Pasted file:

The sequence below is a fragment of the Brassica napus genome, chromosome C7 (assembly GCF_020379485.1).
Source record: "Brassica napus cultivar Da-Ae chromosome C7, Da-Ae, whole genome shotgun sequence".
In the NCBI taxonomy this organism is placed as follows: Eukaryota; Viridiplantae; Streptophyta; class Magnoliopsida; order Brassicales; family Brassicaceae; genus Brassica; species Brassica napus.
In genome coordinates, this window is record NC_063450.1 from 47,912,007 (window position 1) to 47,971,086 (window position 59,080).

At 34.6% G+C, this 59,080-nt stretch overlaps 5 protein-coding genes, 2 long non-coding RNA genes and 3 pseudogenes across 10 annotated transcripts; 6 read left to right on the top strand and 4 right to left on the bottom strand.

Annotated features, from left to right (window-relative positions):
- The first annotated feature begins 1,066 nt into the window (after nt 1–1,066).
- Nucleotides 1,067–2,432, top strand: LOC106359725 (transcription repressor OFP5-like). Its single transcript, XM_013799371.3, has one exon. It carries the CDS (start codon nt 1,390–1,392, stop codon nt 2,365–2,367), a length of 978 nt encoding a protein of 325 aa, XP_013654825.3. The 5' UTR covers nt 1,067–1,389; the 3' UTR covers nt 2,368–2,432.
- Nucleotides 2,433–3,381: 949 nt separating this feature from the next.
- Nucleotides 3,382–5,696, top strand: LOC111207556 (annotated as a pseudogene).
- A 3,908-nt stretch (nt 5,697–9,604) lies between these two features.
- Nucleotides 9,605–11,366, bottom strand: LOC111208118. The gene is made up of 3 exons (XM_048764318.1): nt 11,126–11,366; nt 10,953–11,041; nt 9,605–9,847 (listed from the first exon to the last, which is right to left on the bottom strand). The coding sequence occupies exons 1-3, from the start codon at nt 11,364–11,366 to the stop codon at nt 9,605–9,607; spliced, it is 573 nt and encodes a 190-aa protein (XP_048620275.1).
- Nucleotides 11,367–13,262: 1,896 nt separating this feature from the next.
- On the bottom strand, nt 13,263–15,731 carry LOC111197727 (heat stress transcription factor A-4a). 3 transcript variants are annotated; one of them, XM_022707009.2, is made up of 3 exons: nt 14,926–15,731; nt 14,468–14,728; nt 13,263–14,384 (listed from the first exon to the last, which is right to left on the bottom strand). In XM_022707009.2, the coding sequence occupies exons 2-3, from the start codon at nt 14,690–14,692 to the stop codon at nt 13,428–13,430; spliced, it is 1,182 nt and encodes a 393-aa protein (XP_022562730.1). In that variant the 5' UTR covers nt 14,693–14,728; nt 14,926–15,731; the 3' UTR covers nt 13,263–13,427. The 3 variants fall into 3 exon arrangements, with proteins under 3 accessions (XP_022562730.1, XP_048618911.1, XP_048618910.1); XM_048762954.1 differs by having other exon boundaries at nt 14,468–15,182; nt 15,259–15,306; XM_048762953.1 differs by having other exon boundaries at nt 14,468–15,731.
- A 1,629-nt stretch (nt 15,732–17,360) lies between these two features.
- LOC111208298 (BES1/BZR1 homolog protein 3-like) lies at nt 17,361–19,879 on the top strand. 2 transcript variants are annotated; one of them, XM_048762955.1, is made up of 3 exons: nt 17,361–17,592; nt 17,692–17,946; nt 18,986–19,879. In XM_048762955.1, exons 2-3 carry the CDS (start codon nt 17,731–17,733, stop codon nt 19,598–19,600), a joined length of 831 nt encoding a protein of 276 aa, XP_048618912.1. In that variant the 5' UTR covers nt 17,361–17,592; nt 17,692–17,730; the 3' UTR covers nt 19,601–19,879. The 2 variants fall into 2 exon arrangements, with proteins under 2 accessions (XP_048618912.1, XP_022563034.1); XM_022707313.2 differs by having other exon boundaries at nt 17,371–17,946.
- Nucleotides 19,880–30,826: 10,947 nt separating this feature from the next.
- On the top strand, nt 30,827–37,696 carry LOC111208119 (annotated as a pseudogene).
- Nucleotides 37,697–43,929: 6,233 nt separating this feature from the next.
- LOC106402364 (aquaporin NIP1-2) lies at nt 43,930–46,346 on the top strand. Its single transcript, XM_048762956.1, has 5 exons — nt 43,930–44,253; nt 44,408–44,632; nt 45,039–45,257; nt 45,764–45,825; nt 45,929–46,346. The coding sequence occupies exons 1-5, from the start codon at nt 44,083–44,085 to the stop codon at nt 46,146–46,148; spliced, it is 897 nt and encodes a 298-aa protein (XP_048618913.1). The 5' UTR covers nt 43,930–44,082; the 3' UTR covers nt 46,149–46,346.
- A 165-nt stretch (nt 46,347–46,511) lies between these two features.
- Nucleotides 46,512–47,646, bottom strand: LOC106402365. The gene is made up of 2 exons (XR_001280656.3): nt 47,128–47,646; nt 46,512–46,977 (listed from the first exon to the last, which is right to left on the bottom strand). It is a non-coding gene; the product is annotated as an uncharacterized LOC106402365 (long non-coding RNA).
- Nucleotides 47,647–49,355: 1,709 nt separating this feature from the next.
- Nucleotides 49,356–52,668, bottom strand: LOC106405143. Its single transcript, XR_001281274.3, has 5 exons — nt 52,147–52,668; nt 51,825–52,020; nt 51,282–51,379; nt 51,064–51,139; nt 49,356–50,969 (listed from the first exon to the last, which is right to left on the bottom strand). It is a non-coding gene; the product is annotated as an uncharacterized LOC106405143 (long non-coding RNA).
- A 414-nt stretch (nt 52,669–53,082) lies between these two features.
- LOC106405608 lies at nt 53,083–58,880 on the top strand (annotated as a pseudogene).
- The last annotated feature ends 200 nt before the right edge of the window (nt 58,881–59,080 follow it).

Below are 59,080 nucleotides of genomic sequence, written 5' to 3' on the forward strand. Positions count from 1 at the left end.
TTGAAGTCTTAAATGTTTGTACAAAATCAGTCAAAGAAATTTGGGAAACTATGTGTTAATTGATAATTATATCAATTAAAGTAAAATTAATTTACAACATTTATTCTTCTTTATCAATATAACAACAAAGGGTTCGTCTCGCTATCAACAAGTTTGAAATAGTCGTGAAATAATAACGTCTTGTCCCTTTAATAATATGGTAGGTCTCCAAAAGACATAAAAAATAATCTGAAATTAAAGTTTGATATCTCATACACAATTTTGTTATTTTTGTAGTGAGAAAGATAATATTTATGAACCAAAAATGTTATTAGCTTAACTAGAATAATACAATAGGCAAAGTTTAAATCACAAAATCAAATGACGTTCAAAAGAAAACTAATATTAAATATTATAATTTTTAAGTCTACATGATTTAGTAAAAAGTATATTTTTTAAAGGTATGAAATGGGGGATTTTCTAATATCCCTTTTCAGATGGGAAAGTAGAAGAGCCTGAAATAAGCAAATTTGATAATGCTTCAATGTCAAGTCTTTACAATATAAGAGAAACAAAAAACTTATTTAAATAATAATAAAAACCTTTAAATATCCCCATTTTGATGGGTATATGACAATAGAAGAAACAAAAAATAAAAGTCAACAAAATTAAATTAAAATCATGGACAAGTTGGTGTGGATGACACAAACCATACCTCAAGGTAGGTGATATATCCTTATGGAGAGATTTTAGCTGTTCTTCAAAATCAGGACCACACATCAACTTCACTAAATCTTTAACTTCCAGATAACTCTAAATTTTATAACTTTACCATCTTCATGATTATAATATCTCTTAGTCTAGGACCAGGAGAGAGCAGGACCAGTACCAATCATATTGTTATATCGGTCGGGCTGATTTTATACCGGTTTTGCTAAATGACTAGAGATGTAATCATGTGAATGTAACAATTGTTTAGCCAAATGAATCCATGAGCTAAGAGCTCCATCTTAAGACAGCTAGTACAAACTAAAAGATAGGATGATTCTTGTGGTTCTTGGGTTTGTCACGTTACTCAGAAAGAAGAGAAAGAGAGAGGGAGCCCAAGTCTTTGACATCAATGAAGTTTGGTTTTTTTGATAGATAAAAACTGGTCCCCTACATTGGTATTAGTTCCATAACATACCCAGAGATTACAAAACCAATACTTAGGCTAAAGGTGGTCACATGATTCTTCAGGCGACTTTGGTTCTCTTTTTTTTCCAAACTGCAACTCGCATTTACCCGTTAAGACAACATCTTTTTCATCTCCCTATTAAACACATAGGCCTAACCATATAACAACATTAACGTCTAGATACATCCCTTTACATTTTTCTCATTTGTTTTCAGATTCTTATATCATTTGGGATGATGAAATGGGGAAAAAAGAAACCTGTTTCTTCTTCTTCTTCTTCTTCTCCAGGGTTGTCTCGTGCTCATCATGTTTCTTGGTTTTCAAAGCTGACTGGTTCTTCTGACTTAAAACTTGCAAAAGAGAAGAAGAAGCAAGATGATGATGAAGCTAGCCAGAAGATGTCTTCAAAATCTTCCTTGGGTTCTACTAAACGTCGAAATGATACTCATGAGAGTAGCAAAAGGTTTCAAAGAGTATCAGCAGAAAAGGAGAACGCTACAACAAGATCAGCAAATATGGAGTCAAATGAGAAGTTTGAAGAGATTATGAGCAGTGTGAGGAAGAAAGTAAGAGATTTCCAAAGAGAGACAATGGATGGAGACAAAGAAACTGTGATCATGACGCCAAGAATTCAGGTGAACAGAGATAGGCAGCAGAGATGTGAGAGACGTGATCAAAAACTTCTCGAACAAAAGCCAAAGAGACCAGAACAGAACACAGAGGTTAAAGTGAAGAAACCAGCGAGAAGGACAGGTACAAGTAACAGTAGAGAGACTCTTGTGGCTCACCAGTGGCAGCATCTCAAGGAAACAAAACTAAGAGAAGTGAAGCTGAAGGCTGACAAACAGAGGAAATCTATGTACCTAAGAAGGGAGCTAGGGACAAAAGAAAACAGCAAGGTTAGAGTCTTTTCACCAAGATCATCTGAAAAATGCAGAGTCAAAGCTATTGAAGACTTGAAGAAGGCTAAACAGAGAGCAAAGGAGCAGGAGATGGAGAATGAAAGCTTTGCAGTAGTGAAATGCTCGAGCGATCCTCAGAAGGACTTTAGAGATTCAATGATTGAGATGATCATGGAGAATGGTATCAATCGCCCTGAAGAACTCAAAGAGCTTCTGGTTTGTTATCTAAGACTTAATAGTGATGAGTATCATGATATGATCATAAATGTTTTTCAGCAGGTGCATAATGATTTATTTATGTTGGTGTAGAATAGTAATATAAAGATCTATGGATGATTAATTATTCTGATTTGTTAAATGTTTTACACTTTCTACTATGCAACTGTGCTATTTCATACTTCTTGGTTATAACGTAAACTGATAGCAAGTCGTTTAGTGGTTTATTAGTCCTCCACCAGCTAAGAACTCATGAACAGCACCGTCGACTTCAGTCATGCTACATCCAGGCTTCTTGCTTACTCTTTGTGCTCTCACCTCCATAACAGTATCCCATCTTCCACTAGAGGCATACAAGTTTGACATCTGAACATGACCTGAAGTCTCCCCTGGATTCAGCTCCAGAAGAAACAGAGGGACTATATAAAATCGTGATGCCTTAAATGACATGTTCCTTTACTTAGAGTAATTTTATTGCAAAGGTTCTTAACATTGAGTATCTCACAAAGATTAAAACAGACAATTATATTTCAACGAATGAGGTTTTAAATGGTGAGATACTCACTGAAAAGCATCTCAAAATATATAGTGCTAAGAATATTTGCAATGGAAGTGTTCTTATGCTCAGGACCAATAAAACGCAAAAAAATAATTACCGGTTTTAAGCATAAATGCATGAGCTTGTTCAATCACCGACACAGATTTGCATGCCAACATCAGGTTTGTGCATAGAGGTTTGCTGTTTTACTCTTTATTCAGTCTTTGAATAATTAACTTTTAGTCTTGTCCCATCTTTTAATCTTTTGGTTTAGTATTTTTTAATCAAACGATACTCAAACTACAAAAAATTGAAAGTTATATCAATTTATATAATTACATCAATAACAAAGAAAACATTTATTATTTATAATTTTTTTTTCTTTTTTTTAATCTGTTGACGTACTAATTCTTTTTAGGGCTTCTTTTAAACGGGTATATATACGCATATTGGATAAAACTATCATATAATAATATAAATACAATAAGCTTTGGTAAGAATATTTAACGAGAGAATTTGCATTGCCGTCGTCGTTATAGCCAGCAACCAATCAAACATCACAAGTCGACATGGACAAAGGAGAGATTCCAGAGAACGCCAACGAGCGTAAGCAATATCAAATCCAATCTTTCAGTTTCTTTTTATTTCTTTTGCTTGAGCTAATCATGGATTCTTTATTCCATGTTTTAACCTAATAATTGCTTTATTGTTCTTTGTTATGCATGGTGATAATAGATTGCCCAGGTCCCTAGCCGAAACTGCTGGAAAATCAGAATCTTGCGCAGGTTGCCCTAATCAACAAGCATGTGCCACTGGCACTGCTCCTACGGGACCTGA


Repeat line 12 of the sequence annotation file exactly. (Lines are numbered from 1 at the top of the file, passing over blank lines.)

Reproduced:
- Nucleotides 9,605–11,366, bottom strand: LOC111208118. The gene is made up of 3 exons (XM_048764318.1): nt 11,126–11,366; nt 10,953–11,041; nt 9,605–9,847 (listed from the first exon to the last, which is right to left on the bottom strand). The coding sequence occupies exons 1-3, from the start codon at nt 11,364–11,366 to the stop codon at nt 9,605–9,607; spliced, it is 573 nt and encodes a 190-aa protein (XP_048620275.1).